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Sports >  Area sports

Spokane wins third NWAC championship in program history

Nov. 22, 2022 Updated Tue., Nov. 22, 2022 at 7:04 p.m.

By Justin Reed The Spokesman-Review

For the third time in program history, Community Colleges of Spokane won the Northwest Athletic Conference women’s soccer championship.

The Sasquatch defeated Clark College 3-2 on Nov. 13 at Starfire Stadium in Tukwila, Washington.

It is CCS’ fourth title overall since 1990 and third NWAC title (2006, 2015), which includes winning a Northwest Collegiate Soccer Conference title in 1992.

It wasn’t a clean road to the title, though, as CCS had to craft multiple comeback bids. But sophomore captain Ryan Griep said the team had absolutely no doubts .

“I know almost every other team around us, they doubted us,” Griep said. “They thought we were going to be a cakewalk.”

The Sasquatch beat Chemeketa 2-1 in the opening round before a chaotic second-round match against reigning champs Peninsula.

CCS trailed 2-0 in the 38th minute before a furious comeback in the second half followed with goals from Alexa Deatherage and Lizbeth Soto.

A 5-4 victory in the penalty shootout knocked out the champs.

It helped that CCS had gone up 3-0 in a preseason matchup against Peninsula – before conceding that lead – so the Sasquatch knew they had the prowess to score against the Pirates.

The Sasquatch dispatched Lower Columbia 4-1 in the semifinals.

Their comeback experience translated nicely to the finals against Clark when CCS again found itself staring down a 2-0 deficit right before the halftime whistle.

First-year CCS head coach Daniel Philip knew the confidence gained from the Peninsula game would translate to the finals, especially knowing how his team has responded to deficits all season.

A Madison Carr header, assisted by a Peyton Bastine corner kick, awoke CCS from a 45-minute slumber.

Still down 2-1, a self-titled rousing halftime speech from Griep elevated the Sasquatch’s second half to a different level, enough for CCS to add another championship.

“I will say, I gave an absolutely stellar halftime speech, kind of get everybody in their emotions and kind of remind people why we’re there,” Griep said.

The speech was just a quick recap of how and why the Sasquatch were in the finals.

“The thing that got us through it was yes, the experience, but also our love for one another,” Griep said. “We had insane team chemistry this year. I’ve never seen it like that before where you actually play for the person next to you.”

Less than 2 minutes after halftime, Soto found Deatherage for her third goal of the weekend and the game-tying goal.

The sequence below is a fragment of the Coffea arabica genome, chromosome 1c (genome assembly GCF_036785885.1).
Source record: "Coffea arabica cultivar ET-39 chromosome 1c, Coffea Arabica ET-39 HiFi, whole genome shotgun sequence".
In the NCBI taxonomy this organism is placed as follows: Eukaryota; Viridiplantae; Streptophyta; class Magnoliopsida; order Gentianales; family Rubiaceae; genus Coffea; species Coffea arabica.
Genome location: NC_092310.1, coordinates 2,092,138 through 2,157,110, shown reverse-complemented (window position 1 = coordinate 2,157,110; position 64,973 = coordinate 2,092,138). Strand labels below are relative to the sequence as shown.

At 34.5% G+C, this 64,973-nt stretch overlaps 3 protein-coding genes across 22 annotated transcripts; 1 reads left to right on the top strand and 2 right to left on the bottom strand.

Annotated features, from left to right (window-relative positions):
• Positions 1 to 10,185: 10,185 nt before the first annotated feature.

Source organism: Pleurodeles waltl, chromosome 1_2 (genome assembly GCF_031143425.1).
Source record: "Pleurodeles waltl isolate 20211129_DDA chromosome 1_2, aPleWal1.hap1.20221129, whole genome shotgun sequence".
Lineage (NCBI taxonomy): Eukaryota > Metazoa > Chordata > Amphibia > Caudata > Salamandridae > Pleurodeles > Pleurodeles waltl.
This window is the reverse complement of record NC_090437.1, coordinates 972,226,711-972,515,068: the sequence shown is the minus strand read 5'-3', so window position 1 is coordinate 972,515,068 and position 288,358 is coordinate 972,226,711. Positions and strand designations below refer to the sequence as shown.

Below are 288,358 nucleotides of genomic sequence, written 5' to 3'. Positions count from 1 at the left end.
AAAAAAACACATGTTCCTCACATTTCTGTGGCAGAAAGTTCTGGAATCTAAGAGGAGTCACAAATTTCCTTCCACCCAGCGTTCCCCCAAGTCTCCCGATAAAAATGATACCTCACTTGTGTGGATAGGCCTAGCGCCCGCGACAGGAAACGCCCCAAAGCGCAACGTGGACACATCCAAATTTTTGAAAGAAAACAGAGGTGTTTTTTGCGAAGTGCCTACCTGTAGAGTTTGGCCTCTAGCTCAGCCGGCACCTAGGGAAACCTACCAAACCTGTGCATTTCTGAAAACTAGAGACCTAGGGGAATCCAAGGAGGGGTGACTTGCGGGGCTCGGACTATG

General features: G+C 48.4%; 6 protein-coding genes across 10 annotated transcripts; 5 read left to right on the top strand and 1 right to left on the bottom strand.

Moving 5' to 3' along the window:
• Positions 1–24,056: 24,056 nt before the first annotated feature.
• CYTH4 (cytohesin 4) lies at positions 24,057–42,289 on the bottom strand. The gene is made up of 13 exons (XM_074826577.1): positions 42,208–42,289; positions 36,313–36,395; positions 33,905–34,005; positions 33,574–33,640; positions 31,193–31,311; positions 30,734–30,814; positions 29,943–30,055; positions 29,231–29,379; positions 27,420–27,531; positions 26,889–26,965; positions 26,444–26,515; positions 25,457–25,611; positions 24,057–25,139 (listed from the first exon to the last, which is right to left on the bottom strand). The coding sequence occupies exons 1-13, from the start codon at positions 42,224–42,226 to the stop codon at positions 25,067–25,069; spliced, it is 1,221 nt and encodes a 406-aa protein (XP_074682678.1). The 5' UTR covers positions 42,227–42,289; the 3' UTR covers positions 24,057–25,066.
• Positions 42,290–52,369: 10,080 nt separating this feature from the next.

Ten minutes later, in the 57th minute, Ellie Johnson found the back of the net for a 3-2 CCS lead, which it never gave up

.

CCS boasted a sophomore-laden roster.

Even though a few last-minute transfers took some players off the roster, the Sasquatch still had a couple of super sophomores due to COVID on top of their standard sophomores.

Goalkeeper Kiah Gary and defender Bastine were the former; midfielders Griep and Deatherage and defender Francesa Longo were the latter.

Six other sophomores were on the roster, but the five listed above were selected as NWAC all-stars in the East Region. Longo was an honorable mention to the team, but Griep thought she was robbed for not being on the first team.

“I’m glad she got some sort of recognition because she has been a very huge aspect of our team, especially on the defensive line,” Griep said. “She ’s so fast, but also very composed. She doesn’t ever look frantic, and she just makes the best pass possible. And she’s also the kindest person I’ve ever met in my entire life.”

Gary was strong in goal all season, but Griep noticed it even more toward the end of the season as her communication amped up and she kept the Sasquatch organized from the back.

“This year she continued to build off of how we ended last season, which was just making sure we had composure in the back and just really putting her body on the line,” Griep said.

Griep and Bastine have known each other since kindergarten and have remained close, playing soccer together at University High School.

“She’s just an absolute stud,” Griep said. “Continuing on and playing college soccer with her was honestly a dream come true because she is just a tank on the field. It was no doubt to anybody (that she was an all-star), not our team, not to any other team just because of how well she does work and the effort she leaves on the field.”

Deatherage – the championship MVP and North Central High School grad – and Griep went head-to-head a lot in high school. Griep loathed playing Deatherage because she matched her intensity and voice on the field.

“She would kind of keep me in check, almost kind of shove it right back down my throat,” Griep said. “But she has turned into one of my best friends and I absolutely love playing with her. She works so incredibly hard, and she has a killer left foot even though she’s right-footed, so that’s crazy.”

Philip focused more on the team’s soccer abilities than building chemistry. For community colleges, there is usually so much turnover that building relationships isn’t a given.

“Everybody wanted to win, and we all got along with each other,” Griep said. “So, the only thing that our coach had to really focus on was just the soccer aspect and he did an absolutely wonderful job of that.”

From the start, CCS made a statement. It never lost points two games in a row, and it entered the postseason at 15-2-1, which included two five-game winning streaks.

An inspiring preseason included a win over the College of Idaho and a 1-0 home win over North Idaho in an East Region opener jump-started a championship season.

“After that, we just kind of built and just kept trying to win as many games possible,” Philip said.

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